Two rafts floating in a lagoon at Fort De Soto Park are bustling with activity lately.
Instead of noisy, splashing youngsters in brightly colored swimsuits, these rafts are full of tiny black and white shorebirds that have returned to the coast to nest and rear their young.
The man-made bird-nesting platforms, built to resemble gravel rooftops, were placed in the lagoon in 2010. The effort is finally paying off this year.
Volunteers have counted about 20 nests with eggs on the two rafts this year, and at least seven pairs of least terns successfully hatched babies. Members of the Suncoast Shorebird Partnership have banded 14 chicks hatched on the rafts, so they can identify them later if they spot them on local beaches.
Because of the success in Pinellas County, Hillsborough County parks and recreation officials are considering placing a similar raft at Wolf Branch Creek Nature Preserve in Ruskin to see if the terns will again nest there successfully.
The Suncoast Shorebird Partnership — an alliance of the Pinellas County Parks and Conservation Resources Department, local Audubon club volunteers, professionals and volunteers from Eckerd College and avian advocates — collected the materials, built the rafts and placed them.
Dreamed up by avid birder and bird steward Lorraine Margeson, of St. Petersburg, the idea was that if the terns nested on the rafts, they would be spared the high tides that often destroy eggs on the beach.
The idea worked.
"Jim was the only one who believed in my coo-coo idea," Margeson said, referring to Fort De Soto Park Supervisor Jim Wilson.
Several years ago, Wilson helped the volunteers get 70 acres along the beach roped off to protect nesting shorebirds from the throngs of human visitors that converge on the park each spring and summer.
Margeson and Wilson were at Fort De Soto last week when the first of the baby least terns fledged, flying from one raft to the other. Margeson danced a victory dance and hooted with elation after watching the fledgling take to the air above the rafts.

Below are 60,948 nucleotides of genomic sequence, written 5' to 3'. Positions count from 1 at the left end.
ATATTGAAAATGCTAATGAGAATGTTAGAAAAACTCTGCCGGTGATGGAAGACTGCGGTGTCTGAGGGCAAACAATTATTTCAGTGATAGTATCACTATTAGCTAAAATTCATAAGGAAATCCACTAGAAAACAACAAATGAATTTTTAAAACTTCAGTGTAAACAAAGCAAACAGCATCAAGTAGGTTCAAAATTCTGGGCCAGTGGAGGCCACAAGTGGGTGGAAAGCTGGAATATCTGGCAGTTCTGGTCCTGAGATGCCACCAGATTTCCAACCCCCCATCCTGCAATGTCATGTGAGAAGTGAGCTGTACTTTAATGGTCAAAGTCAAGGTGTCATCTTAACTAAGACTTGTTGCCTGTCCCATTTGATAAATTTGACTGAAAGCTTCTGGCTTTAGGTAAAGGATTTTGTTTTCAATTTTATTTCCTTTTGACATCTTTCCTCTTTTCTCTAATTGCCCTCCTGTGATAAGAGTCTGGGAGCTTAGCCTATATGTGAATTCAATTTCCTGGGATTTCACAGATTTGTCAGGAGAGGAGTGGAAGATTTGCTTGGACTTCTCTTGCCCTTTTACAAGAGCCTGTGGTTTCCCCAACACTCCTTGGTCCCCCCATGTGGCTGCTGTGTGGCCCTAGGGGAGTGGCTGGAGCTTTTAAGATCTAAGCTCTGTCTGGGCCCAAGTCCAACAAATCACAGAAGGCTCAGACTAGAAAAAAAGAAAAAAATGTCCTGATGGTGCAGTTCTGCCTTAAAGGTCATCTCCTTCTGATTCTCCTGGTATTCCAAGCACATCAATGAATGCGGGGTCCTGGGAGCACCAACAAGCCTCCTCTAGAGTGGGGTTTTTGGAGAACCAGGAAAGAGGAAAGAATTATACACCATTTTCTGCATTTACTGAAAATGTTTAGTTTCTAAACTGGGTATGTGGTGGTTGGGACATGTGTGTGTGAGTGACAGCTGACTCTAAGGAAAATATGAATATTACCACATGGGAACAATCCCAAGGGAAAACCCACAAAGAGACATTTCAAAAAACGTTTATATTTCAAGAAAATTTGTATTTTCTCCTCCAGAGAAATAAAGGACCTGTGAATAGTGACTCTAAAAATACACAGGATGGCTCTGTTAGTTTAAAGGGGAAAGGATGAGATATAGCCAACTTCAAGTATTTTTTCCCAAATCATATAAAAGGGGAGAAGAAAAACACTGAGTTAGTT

Back before thousands of people converged on Pinellas County and began developing the pristine beaches, shorebirds nested along the shoreline by the thousands.
As the solitude vanished, so did many of the birds.
The least terns began substituting gravel rooftops for the sandy beaches they once used to create their miniscule nests and rear their young.
Then, it happened again. This time, the gravel rooftops began disappearing as new roofing products replaced them. And the least tern population plunged.
Margeson and Beth Forys, a biology professor at Eckerd College, both say they hope projects such as the raft experiment will turn that around, not only here, but in other parts of Florida.
"It was amazing" to finally see the project succeed, Forys said.
"We saw a couple pairs on the rafts early in the season; then a week later, there was a big group," Forys said.
That's what least terns need to be successful: numbers.
"A bunch of them will launch an attack on crows and laughing gulls" who might try to snatch the eggs, Forys said.
Volunteers endearingly call that the least tern air force. If trouble comes near, the birds take to the air around the nesting site and aren't afraid to attack.
The Suncoast Shorebird Partnership has gotten inquiries from various parts of the state on how to build the rafts, in hopes of having the same success.
Ross Dickerson, who heads Hillsborough County's Environmental Lands Acquisition and Protection Program, or ELAPP, said he is considering building one for Wolf Branch Creek.
Hillsborough parks volunteer Rocky Milburn approached Forys and Margeson about the raft project and then shared the information with Dickerson.
Least terns have successfully nested on the uplands at Wolf Branch in the past, but it's been about a decade, Dickerson said.
"We are trying to decide if we will do a floating raft or clear an area in the uplands," he said. "But we are definitely considering the raft."
Margeson also has gotten inquiries about the rafts from bird stewards in Miami-Dade County, Brevard County and the Panhandle.
Seeing the chicks on the rafts is the first step toward success, Forys said.
"When we see these banded birds on the beaches later, that will confirm that this really did work."